Taking Stock of J.J. Arcega-Whiteside’s Rookie Year


Heading into the last game of the regular season, it’s fair to say it has been an up and down year for rookie receiver J.J. Arcega-Whiteside. The lows have kept him off the field, while the highs have been tempered by inconsistency. His achievements this year, however minor, are overshadowed when stacked up against other receivers of the 2019 draft class — a class which has been nothing short of incredible.

Even when stacked up against receivers taken in previous draft, JJAW’s first year has been somewhat of a disappointment. Known for his catch radius, contested-catch prowess and red zone efficiency, he has just one touchdown to his name this season. With the Eagles’ recent history of drafting underwhelming receivers, the statistics indicate that there a reason for Philly fans to feel nervous about Arcega-Whiteside’s career trajectory. However, as we all know, the numbers never tell the full story. So, is there reason to believe that the young receiver can still become deserving of that second-round pick, or will he be just another failed experiment for the Eagles’ scout staff?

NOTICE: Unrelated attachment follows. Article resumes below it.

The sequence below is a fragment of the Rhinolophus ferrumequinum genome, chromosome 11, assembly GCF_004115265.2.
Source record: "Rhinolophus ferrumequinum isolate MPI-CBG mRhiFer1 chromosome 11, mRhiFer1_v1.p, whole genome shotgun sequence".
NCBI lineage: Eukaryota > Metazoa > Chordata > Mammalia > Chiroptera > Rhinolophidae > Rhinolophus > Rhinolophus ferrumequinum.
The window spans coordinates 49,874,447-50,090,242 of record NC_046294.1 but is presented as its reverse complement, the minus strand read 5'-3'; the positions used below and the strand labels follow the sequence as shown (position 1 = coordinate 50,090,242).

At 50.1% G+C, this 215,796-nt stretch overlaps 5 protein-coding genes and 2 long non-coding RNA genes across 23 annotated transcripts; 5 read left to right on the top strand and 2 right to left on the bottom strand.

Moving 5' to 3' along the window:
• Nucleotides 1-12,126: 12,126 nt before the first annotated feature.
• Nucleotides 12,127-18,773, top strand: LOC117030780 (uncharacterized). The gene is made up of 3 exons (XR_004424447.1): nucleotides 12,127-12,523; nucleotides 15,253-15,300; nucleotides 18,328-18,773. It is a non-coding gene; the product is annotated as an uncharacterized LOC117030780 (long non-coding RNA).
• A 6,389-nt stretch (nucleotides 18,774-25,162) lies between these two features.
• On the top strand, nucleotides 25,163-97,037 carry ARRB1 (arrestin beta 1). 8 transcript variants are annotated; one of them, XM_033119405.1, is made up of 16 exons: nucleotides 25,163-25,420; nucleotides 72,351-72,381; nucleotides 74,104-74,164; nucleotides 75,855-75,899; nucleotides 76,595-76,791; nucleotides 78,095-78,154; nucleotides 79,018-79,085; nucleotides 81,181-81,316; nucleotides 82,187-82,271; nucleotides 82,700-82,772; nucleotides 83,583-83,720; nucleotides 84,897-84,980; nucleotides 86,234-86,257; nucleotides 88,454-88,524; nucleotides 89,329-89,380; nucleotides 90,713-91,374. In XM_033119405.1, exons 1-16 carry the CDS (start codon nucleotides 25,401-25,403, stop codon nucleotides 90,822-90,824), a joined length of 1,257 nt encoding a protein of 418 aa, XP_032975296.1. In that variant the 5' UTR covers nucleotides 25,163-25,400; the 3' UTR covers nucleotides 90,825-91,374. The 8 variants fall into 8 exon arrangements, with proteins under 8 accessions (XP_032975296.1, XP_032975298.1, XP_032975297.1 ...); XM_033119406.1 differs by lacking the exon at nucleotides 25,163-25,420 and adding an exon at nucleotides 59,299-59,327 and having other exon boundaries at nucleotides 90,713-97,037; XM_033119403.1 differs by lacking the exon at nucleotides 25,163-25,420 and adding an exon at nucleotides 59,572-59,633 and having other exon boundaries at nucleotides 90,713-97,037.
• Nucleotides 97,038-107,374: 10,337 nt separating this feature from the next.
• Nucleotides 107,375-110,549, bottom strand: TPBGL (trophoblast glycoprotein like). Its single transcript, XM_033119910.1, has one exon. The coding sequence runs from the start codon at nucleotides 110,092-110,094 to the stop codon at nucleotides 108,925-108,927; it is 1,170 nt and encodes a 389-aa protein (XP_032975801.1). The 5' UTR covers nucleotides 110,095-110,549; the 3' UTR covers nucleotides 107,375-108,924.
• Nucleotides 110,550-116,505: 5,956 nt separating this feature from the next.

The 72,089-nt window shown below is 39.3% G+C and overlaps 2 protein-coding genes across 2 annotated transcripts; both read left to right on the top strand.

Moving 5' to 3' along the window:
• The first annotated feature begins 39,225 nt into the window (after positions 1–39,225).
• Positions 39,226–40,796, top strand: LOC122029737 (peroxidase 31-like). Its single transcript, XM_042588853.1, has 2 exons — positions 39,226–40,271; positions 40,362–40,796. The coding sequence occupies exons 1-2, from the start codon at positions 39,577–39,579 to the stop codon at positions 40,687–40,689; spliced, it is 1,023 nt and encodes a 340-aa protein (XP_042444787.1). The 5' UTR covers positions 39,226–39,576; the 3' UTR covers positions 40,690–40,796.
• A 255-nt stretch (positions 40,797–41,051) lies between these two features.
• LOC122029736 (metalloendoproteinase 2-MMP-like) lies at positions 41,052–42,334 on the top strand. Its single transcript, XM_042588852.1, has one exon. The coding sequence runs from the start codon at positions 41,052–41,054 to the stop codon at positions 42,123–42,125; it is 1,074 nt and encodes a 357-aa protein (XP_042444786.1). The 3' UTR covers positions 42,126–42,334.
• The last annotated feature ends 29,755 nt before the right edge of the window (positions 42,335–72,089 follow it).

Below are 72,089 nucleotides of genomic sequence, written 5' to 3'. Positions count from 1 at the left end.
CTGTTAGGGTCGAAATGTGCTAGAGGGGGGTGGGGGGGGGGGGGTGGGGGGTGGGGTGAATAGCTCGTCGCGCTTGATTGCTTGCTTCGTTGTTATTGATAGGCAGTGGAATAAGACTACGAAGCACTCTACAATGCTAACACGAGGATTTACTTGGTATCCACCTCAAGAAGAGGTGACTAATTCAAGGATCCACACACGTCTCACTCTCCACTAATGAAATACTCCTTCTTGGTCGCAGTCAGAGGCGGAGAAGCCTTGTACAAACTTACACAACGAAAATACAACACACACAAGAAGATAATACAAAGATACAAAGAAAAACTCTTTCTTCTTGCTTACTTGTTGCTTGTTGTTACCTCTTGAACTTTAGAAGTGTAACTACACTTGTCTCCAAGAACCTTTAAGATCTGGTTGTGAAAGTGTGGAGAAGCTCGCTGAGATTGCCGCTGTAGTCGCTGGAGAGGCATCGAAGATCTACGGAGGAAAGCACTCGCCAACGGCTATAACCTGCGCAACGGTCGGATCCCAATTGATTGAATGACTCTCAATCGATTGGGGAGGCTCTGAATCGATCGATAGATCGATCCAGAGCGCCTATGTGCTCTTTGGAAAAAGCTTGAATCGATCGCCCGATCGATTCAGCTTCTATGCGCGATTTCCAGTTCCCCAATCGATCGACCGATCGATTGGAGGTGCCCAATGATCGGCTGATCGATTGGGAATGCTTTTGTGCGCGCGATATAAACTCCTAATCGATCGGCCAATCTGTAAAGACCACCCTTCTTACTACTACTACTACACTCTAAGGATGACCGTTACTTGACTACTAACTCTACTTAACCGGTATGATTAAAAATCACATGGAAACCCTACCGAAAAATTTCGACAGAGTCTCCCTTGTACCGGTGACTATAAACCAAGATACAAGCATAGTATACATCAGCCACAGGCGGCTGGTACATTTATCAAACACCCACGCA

The Numbers

Below is a list of all receivers taken in the second round since 2015, ranked by receiving yards per snap in their rookie year. While this is not the best metric for efficiency, yards per route run is a relatively recent development and is not readily available for every receiver. It also fails to account for a gadget players’ added value. Still, it will do for the purpose of this comparison. The snap count numbers were taken from Lineups and Pro-Football Reference. As you scroll down the list, you’ll notice JJAW is all the way at the bottom, above only Carolina’s Curtis Samuel.

A.J. Brown*4876927763.26461.43
Michael Thomas921211137976.08671.31
JuJu Smith-Schuster5879917773.47581.21
Deebo Samuel*5276700368.46901.02
Dante Pettis2745467560.04691.00
Devin Funchess3163473549.24930.96
Dorial Green-Beckham3267549447.85800.95
D.K. Metcalf*5288819659.18730.94
Mecole Hardman*2540508662.55750.88
Andy Isabella*913189169.22230.85